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Turnover rents - A checklist for landlords

Rebound & Remodel

10 November 2020

Turnover rents in the retail sector have been around for years. Since the 2007/2008 financial crisis, turnover leases have been on the rise, and the spate of CVAs in recent years has seen many turnover rent arrangements imposed on landlords. In the current pandemic turnover leases are once again on everyone’s agenda, and not just in the retail, F&B and leisure sectors. Even the office sector is looking at turnover rents. The model is being promoted by many as the best solution for the future of the retail sector, but there are several issues for a landlord to consider to avoid delays and difficult negotiations.

The “who” questions

Turnover percentages and any turnover thresholds will be agreed based on a tenant’s projected turnover figures. As a starting point, turnover provisions should be personal to the tenant in actual occupation of the premises.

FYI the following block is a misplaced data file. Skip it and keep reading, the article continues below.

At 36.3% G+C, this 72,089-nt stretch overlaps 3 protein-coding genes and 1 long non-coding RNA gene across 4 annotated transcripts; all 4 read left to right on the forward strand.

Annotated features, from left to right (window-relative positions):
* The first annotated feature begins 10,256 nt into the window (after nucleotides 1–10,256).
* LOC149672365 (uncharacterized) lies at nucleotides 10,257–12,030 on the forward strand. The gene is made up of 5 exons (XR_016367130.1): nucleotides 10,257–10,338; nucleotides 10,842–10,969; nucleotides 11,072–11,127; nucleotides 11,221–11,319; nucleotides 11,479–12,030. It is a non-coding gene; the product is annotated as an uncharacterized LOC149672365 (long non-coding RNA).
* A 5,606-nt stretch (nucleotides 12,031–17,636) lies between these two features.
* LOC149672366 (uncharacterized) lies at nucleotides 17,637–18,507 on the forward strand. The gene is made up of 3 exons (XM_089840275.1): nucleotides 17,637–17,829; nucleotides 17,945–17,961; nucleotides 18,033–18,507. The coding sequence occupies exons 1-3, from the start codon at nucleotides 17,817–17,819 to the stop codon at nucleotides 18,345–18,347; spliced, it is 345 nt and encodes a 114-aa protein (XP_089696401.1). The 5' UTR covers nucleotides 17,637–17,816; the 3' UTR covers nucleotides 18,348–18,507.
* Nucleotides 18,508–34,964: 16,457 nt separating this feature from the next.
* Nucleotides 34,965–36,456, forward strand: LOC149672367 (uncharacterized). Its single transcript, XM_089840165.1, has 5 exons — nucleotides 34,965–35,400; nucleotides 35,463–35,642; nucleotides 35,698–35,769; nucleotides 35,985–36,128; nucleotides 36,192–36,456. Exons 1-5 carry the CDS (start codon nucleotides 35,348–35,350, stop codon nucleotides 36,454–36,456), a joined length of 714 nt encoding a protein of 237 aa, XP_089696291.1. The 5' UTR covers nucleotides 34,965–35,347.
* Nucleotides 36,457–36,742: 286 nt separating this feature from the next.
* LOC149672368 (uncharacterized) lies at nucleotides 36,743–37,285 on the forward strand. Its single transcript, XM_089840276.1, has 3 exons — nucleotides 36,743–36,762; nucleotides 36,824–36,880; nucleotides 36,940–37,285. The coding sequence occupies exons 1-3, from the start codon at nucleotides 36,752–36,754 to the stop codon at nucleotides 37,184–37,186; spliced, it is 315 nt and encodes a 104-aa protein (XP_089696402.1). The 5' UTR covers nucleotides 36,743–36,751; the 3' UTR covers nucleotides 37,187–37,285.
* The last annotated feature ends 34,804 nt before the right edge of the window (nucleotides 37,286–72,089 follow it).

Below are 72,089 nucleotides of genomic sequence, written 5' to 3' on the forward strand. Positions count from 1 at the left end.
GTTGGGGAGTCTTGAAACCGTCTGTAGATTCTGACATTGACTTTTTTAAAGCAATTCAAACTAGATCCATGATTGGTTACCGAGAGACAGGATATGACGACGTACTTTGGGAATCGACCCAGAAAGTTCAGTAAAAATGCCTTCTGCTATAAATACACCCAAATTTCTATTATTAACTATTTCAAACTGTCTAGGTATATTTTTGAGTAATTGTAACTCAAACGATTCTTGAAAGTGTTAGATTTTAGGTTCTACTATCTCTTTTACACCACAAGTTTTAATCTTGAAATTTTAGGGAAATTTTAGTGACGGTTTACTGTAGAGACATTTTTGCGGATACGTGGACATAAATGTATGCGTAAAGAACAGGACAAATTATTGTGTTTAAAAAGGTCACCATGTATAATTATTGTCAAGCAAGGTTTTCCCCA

Tenants may require turnover provisions to benefit group companies, in which case you should consider the user of each group company before agreeing, as different uses may require different turnover percentages. Also bear in mind that a tenant’s group companies can change during the term of the lease.

It is standard practice not to permit underletting where a lease includes a turnover rent. If a tenant insists on being able to underlet, get the tenant to agree to the turnover provisions falling away if it does so.

The “what” questions

There are two types of traditional turnover models: the base and turnover model and the turnover only model.

The definition of “Gross Turnover” is the subject of the most negotiation between landlord and tenant. Much of the definition has become “standard” over the years, but this is not always the case when it comes to on-line sales, the return of items purchased on-line and “click & collect”.

It is now generally accepted that orders made via the internet on in-store devices should be attributed to that store’s turnover. Including on-line sales where the order is fulfilled from stock in-store (whether or not the order is made from devices in-store) will also be acceptable in most cases. However, a tenant will want to exclude those sales where the order is fulfilled from stock at warehouses or other stores.